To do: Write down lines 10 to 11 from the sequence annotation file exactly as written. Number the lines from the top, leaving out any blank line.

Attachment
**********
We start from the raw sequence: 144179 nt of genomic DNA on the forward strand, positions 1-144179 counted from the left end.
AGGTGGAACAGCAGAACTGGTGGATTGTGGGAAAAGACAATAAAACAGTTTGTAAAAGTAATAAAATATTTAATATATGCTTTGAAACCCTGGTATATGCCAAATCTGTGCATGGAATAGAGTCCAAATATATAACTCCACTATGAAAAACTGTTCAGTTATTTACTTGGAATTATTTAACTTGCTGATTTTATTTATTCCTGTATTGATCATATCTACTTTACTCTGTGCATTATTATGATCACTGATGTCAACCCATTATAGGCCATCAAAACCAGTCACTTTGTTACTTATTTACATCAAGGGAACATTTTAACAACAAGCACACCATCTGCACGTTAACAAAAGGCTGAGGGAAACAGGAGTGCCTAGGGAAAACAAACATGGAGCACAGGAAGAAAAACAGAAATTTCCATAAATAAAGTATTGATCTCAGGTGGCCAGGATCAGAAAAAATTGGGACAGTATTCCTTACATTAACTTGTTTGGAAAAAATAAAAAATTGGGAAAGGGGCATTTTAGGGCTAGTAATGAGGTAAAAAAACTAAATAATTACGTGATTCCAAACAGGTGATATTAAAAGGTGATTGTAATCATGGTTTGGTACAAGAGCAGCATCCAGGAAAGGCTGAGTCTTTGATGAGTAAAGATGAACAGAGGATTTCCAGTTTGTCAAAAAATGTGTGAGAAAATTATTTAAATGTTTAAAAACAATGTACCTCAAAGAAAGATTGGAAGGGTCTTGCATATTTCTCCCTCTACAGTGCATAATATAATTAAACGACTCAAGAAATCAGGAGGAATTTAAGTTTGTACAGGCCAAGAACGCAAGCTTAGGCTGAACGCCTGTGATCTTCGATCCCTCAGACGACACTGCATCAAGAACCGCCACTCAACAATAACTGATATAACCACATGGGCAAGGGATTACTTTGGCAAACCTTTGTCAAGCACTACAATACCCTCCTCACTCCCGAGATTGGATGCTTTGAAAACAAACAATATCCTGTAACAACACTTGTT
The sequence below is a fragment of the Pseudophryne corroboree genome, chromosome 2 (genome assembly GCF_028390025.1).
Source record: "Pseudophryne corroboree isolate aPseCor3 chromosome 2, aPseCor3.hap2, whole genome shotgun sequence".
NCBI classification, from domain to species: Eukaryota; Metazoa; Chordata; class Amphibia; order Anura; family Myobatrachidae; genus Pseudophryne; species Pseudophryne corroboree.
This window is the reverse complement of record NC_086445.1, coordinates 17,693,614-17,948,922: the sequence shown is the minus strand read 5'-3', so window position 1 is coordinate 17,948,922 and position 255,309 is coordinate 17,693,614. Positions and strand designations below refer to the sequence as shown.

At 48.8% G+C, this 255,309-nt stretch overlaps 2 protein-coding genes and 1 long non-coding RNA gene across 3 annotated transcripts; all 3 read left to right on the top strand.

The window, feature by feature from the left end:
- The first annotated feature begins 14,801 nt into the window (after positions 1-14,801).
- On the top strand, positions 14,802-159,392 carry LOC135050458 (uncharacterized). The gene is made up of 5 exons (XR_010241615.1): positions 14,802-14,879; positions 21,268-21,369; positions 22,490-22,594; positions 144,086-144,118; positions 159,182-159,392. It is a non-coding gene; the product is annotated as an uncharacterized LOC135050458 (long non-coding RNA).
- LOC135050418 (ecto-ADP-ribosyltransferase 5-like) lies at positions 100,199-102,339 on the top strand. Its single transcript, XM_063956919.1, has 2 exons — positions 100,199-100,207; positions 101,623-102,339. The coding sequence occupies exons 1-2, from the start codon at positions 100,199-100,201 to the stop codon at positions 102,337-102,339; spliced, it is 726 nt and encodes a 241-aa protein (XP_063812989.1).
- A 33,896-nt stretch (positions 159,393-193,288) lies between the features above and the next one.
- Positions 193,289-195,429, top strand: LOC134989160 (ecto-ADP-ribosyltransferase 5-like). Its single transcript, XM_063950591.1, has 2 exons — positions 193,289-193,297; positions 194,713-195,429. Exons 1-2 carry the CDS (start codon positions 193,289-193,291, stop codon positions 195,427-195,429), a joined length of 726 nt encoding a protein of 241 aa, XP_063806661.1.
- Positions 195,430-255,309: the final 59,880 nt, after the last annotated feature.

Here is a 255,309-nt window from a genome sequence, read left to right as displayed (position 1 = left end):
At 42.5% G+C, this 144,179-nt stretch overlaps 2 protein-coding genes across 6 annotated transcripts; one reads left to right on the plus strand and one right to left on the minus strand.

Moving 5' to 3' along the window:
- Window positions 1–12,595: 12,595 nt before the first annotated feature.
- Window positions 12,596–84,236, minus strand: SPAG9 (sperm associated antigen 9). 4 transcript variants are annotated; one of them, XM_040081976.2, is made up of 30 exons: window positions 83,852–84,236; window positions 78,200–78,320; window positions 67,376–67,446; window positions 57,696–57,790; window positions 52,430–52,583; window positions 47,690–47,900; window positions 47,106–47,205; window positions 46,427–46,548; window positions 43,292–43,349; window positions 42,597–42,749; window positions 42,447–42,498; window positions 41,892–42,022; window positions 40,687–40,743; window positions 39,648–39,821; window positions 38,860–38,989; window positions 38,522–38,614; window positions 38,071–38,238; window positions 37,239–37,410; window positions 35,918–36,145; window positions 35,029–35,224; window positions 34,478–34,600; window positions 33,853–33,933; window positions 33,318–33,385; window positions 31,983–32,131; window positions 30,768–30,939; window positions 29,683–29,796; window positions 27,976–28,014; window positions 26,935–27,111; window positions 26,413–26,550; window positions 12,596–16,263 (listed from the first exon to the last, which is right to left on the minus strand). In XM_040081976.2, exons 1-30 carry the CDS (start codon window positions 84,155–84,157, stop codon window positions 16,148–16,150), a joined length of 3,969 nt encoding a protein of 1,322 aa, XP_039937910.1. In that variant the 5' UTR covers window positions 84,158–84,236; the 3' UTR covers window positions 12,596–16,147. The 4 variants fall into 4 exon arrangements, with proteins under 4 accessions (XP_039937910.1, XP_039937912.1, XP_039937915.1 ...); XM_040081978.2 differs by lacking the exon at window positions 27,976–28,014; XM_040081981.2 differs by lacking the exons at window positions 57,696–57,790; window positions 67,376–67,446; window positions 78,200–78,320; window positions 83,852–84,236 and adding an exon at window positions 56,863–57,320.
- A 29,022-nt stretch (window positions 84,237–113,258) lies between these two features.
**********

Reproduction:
- On the top strand, positions 14,802-159,392 carry LOC135050458 (uncharacterized). The gene is made up of 5 exons (XR_010241615.1): positions 14,802-14,879; positions 21,268-21,369; positions 22,490-22,594; positions 144,086-144,118; positions 159,182-159,392. It is a non-coding gene; the product is annotated as an uncharacterized LOC135050458 (long non-coding RNA).
- LOC135050418 (ecto-ADP-ribosyltransferase 5-like) lies at positions 100,199-102,339 on the top strand. Its single transcript, XM_063956919.1, has 2 exons — positions 100,199-100,207; positions 101,623-102,339. The coding sequence occupies exons 1-2, from the start codon at positions 100,199-100,201 to the stop codon at positions 102,337-102,339; spliced, it is 726 nt and encodes a 241-aa protein (XP_063812989.1).